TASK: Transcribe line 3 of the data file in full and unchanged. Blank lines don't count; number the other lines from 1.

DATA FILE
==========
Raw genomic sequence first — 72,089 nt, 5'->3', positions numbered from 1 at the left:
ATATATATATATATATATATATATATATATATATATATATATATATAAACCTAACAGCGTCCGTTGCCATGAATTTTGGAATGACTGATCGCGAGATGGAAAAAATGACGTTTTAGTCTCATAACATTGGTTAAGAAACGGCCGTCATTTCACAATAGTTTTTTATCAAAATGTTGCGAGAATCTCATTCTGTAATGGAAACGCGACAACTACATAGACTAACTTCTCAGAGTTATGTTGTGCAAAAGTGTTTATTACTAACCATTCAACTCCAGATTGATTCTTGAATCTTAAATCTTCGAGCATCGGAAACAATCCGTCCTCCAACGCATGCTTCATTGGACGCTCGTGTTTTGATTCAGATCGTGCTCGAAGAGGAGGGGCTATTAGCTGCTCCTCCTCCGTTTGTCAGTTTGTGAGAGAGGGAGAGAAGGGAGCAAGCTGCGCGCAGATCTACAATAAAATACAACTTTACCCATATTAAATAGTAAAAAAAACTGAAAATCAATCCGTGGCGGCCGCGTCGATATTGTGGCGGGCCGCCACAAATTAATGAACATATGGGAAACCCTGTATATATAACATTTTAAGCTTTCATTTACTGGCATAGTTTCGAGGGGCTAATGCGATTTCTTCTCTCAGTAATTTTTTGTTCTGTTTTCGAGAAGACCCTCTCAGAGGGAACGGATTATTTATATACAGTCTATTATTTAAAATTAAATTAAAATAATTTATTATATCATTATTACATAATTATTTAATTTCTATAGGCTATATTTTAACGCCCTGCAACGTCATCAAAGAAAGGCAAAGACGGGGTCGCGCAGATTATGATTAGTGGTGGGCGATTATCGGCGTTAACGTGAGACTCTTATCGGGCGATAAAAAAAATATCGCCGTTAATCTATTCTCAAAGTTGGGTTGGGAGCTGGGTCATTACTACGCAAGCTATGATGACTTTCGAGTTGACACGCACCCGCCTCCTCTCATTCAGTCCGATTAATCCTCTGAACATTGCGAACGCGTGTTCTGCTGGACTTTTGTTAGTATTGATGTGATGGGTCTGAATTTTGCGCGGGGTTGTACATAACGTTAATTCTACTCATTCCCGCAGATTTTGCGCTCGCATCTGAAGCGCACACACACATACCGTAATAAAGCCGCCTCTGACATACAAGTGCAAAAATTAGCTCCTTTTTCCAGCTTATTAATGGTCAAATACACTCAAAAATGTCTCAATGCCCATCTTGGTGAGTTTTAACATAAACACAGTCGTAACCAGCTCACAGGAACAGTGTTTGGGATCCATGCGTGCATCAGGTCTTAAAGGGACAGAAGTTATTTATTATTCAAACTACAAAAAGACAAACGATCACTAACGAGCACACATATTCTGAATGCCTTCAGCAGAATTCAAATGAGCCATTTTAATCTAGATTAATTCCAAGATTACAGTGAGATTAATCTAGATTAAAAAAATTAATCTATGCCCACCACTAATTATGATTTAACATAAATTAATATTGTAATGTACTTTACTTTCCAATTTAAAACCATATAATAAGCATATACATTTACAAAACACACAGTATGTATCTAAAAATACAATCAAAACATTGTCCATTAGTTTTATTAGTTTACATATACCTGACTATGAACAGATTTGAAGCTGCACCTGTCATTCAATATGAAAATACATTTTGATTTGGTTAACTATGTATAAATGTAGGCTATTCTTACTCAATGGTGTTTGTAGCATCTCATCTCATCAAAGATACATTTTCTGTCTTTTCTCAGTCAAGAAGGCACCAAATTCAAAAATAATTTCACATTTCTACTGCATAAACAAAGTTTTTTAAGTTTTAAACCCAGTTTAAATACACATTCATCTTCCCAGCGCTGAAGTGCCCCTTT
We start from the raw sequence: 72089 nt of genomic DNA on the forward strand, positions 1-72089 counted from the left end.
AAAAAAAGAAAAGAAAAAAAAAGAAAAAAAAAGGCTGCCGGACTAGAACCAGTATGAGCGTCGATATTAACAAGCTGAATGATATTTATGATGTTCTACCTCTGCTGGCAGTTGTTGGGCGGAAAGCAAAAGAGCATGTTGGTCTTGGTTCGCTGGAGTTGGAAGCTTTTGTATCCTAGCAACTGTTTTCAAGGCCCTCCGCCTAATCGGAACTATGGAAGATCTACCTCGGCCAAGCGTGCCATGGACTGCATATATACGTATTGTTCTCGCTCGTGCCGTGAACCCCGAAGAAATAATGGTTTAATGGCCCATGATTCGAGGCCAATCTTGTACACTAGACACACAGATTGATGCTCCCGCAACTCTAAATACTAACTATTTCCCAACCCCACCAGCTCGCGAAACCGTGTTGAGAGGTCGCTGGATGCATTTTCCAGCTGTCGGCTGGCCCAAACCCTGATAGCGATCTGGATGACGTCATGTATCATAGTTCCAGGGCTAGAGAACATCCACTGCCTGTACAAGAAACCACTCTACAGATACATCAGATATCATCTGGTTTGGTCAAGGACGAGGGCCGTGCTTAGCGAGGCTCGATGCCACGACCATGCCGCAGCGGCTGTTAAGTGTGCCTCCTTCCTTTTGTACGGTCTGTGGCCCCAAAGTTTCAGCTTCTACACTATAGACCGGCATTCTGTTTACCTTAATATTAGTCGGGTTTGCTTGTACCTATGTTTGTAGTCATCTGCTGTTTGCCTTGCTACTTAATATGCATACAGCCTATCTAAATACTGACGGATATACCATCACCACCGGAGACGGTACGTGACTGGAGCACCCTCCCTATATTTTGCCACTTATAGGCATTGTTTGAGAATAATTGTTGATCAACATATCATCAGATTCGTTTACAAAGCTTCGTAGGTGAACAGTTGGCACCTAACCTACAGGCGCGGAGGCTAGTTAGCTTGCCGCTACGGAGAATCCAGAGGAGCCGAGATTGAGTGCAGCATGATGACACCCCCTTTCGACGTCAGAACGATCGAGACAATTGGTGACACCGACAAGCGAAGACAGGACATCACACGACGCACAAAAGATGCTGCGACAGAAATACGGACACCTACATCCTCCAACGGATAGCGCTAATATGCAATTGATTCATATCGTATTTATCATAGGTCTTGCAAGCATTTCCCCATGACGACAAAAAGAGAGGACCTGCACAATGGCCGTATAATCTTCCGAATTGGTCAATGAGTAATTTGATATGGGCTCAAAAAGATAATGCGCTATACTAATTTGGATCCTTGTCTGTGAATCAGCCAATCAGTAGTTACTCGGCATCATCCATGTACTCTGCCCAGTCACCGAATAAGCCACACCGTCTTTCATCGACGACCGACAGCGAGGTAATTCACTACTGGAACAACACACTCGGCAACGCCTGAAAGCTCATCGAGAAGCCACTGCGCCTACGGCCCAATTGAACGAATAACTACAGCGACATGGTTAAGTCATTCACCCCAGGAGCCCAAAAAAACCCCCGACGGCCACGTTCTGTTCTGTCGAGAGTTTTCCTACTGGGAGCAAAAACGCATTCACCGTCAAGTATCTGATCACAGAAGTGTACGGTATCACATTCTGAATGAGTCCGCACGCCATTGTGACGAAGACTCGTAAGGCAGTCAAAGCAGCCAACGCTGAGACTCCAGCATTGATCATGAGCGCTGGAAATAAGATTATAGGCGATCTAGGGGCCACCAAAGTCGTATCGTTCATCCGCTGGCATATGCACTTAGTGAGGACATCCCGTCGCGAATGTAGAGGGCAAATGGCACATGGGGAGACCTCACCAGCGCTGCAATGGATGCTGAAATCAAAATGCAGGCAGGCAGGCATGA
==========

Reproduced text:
We start from the raw sequence: 72089 nt of genomic DNA on the forward strand, positions 1-72089 counted from the left end.